Last Gallop for Capitol Police Mounted Unit
Tuesday, September 6, 2005
Dennis Ayers gave 28 years of service to law enforcement, all atop a horse. For him, there is no better way to do patrol work, particularly crowd control.
"A police officer on the street is looking at someone's neck or Adam's apple," Ayers said. "On a horse, you sit 12 feet up and can see everything around you."
Congress doesn't share his enthusiasm, having decided this summer to cut off funding to a small mounted unit run by the U.S. Capitol Police. Ayers and others are in a lather that the unit -- six officers and five horses -- is being forced to disband Oct. 1, less than a year and a half after it first saddled up.
Ayers, a retired U.S. Park Police officer, helped evaluate the training and performance of officers in the Capitol Police unit. Riding quarter horses named Honor, Freedom, Justice, Patriot and Tribute, they help patrol the Capitol grounds and nearby neighborhoods.
"It's hard for me to understand why anyone would do away with a police tool, especially after the Capitol Police had already invested in training and setup," Ayers said.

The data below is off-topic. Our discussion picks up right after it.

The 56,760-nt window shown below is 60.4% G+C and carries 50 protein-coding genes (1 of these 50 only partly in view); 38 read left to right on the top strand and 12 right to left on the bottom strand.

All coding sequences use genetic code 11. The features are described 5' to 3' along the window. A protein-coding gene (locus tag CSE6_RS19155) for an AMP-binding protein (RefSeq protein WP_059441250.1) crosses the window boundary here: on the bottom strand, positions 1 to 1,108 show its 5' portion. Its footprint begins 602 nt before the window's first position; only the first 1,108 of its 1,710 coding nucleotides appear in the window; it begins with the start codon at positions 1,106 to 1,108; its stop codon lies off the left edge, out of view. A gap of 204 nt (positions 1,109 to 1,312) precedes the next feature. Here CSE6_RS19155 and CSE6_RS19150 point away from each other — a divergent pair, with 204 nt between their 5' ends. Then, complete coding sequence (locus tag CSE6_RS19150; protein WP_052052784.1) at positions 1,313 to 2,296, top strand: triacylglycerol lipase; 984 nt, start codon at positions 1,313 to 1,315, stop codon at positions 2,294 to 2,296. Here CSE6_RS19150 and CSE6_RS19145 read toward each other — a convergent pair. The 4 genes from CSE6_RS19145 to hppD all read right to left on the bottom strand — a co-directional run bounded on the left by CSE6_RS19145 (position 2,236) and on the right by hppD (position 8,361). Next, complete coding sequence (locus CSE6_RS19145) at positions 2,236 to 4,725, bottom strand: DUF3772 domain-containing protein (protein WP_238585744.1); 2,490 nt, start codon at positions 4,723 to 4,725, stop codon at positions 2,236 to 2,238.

House members, led by Reps. James P. Moran Jr. (D-Va.) and Jack Kingston (R-Ga.), questioned the need for more officers on horseback when the nation's capital has similar units maintained by the Park Police and D.C. police. They also raised concerns about projected long-range costs and argued that crowd control is not an essential service for Congress and its staff.
"Our main security concern on the Hill is terrorists, not crowds," said Moran, who has opposed the horse patrol from the start.
"I really don't see the need for the horse unit," he said. "It's duplicative of what the U.S. Park Police already do." Besides, he added, the horses "need pooper scoopers."
The unit was launched in fiscal 2005 with $82,000 and, until Congress reversed course, would have received $145,000 in the next fiscal year, which begins Oct. 1. The total Capitol Police budget is nearly $250 million.
The horseback unit was a favorite project of Capitol Police Chief Terrance W. Gainer, who was instrumental in starting the D.C. police force's mounted unit four years ago, when he was second in command to D.C. Police Chief Charles H. Ramsey. The idea also won the enthusiastic support of then-Sen. Ben Nighthorse Campbell, a Colorado Republican who once rode with a mounted police unit in Sacramento.
A Capitol Police spokesman said that Gainer and other members of the department will have no comment on the issue now that Congress has acted.
But Campbell had plenty to say, accusing House members of trying to micromanage the police chief.